With the cellular companies going to smaller cell sites due to the increased demand for service, the height of these antennas is getting lower to the ground so the channels or frequencies can be used again much closer than with a high antenna. If this cell company has figured this out and saw the use of a wooden pole as the support structure for their antennas, they are ahead of the game. It costs much less for a wooden pole than a steel mono pole or tower. It takes less space and is accepted by everyone because all the telephone and electric companies use them all over the country.

I think the zoning people are facing a backlash if they dig their heals in on this one. The court fight will probably go against them and they will end up paying court and legal expenses that the people will re bell against for spending public funds on this idea that they don't have total control.

I am trying to stay neutral on this one and just explain that this is not a new idea that just cropped up over night. It was done 25 years ago and didn't cause a problem in multiple jurisdictions way back then.
 

jaspence

Member
Premium Subscriber
Joined
Mar 21, 2008
Messages
1,673
Location
Michigan
#3
Utility pole antenna

There are several antenna arrays on the towers that carry long distance power transmissions in Michigan. One of our high schools even leased their football field light posts for cell use. A good way to use available resources without buying up property and costs of building a structure.
 
Joined
Jul 27, 2005
Messages
10,213
Location
Point Nemo.
#4
Yes, the technology is there, but the service requirements are a bit different.

The expectation that your cell phone is going to work 100% of the time is often there, but in reality the cell phone companies don't look at it that way. Sure, these small cells have a battery backup, probably a few hours from the size of the battery they have. They also rely on fiber optic cable run along the poles, which is fairly reliable, but not fool proof. RF output of these system is in the 10 - 30 watt range.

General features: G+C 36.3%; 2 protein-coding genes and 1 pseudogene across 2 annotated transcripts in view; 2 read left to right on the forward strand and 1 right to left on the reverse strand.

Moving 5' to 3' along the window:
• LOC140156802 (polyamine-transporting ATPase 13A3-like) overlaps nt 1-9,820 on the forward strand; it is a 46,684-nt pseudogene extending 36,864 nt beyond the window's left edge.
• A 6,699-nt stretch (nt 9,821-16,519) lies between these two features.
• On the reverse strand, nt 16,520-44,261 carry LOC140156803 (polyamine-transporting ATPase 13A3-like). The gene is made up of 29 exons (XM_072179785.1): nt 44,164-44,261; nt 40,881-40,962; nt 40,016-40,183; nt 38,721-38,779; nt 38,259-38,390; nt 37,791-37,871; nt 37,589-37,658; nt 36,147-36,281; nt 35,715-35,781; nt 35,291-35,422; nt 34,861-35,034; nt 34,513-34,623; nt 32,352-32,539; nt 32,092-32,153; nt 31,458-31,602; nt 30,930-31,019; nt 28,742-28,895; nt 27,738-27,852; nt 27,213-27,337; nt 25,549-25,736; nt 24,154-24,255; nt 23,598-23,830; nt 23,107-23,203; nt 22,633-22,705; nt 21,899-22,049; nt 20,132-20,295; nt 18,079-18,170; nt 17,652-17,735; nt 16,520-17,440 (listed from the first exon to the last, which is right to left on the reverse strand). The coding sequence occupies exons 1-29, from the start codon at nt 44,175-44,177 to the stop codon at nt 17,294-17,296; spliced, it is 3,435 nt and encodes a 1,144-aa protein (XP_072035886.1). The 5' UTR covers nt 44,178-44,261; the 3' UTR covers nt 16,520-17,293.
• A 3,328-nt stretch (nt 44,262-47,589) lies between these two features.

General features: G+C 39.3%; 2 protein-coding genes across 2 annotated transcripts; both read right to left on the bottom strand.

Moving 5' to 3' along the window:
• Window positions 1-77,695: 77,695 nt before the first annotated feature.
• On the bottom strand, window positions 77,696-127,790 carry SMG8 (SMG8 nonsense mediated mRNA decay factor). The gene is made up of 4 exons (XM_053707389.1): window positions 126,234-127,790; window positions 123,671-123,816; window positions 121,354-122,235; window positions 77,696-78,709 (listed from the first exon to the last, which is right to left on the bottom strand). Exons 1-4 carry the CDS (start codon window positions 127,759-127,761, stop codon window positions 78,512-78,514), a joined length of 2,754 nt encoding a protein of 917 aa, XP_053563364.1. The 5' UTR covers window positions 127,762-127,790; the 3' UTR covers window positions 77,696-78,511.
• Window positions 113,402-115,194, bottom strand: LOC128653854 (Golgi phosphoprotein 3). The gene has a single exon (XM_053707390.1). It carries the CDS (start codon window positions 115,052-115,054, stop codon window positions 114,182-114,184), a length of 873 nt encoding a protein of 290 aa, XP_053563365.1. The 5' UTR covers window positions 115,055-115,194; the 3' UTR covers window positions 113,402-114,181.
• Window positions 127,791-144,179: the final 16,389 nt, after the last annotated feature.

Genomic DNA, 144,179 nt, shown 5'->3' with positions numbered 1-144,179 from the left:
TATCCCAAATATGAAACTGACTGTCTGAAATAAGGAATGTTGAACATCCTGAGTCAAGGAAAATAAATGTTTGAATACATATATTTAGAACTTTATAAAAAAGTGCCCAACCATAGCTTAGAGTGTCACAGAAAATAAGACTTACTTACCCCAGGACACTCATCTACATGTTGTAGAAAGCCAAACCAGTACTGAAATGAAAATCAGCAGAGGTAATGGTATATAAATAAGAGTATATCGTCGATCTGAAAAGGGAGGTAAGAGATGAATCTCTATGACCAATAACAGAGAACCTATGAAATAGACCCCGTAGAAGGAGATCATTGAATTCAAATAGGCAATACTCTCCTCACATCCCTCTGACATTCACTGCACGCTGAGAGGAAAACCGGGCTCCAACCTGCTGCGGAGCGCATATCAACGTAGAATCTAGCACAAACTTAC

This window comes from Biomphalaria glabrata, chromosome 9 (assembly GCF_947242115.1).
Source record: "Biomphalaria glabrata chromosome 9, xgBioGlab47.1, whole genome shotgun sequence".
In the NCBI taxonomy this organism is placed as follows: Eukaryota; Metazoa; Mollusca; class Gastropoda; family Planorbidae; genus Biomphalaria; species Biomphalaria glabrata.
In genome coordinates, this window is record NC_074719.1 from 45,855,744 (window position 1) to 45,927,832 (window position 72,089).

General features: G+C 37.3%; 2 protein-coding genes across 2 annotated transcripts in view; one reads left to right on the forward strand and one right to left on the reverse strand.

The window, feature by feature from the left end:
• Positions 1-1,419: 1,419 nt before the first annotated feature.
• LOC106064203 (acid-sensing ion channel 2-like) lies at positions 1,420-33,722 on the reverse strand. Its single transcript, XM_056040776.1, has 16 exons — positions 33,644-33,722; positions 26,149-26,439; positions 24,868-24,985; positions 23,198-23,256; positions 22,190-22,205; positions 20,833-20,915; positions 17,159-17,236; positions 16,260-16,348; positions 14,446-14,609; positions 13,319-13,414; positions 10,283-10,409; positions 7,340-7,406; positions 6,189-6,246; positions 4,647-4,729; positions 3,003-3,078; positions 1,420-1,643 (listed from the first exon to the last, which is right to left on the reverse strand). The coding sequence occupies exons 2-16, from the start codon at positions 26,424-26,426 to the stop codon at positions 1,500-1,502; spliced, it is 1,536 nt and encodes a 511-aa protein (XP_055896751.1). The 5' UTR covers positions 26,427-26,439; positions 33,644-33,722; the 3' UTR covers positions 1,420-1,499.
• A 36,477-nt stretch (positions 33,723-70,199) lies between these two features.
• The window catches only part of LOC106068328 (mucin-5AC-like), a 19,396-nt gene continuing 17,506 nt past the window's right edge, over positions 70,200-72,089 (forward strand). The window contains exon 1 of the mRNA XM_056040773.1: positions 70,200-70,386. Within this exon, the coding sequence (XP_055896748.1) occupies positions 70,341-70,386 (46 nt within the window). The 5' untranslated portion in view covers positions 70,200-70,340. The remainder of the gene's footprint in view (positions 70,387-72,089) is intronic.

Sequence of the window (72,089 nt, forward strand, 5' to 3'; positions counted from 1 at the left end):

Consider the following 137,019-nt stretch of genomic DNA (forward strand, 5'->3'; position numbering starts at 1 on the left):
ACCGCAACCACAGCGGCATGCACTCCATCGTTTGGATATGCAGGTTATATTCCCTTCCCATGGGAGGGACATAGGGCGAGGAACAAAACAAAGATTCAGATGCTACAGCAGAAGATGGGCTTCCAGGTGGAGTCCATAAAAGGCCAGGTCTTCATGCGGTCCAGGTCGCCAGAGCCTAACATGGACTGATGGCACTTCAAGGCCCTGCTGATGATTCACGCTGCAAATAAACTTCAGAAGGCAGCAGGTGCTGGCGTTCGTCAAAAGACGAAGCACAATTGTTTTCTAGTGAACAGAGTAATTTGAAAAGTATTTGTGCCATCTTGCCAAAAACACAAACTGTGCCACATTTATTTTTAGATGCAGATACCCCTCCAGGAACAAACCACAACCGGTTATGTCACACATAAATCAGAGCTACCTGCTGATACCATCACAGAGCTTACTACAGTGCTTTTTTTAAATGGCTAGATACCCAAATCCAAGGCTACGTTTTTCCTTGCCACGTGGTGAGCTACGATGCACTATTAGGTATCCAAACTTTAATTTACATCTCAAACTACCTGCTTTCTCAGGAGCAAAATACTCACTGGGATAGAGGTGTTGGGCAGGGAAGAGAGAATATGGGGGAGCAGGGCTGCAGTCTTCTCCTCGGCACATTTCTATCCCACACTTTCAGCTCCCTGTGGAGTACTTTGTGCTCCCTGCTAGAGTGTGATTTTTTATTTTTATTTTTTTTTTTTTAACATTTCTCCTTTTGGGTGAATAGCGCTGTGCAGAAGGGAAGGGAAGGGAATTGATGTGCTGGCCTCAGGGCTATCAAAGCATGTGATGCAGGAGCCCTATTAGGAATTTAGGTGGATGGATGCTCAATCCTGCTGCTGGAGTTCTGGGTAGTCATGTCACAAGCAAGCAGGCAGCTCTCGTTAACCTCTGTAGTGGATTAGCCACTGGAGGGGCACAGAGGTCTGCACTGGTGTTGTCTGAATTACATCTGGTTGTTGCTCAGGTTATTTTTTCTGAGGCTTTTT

For a public safety system, you'd want a longer battery backup. Likely the fiber plant would be underground for a bit more protection.

But, sure, no reason it couldn't happen. The agency would lease the space on the pole, power in from the utility, fiber in from underground.

These are often called "Distributed Antenna Systems". I've got these at work. The system is run by Crown Castle and all 4 of the big carriers are on it. There is an optical cabinet at the cell site. They take a padded down RF feed off the cellular base station and feed it to the cabinet. The RF signal gets converted to an optical signal and gets sent out over our fiber plant. At the far end, there is a box that converts the optical signal back to RF and feeds the panel antennas. Makes it much easier to cover our site with lower profile antennas.
The optical system that's used, manufactured by Andrews, will support RF down to 70MHz and up to 2400MHz, depending on the modules installed. We've looked at putting our 800MHz trunked system on a similar platform.
 
Joined
Jul 5, 2011
Messages
85
Location
Knox / Roane / Loudon counties, Tennessee
#5
FirstNet is already in the works for public safety.

This sounds like a rehash of picocell or something similar, but I didn't read too deeply into the article once I saw Prince George County. That's like a whole other planet.

Where I live in a rural to urban area, DAS doesn't really offer many benefits. I look forward to greater penetration of fiber; we don't really have any kind of non-microwave backbone in many parts of my region.
 

KE5MC

Member
Premium Subscriber
Joined
Dec 19, 2002
Messages
760
Location
Lewisville, TX
#6
Jim,
I think the issue is who owns the pole and was permission asked and given. Like you I don't see anything wrong with using a wooden pole if you own it. :D

Mike

What's wrong with using a utility pole? back in the very early 90's, I worked for the A carrier cellular company that served the New Orleans, Baton Rouge and Houma area of Louisiana. Many of their cell sites used wooden utility poles.

...snip...
 
Status
Not open for further replies.
Top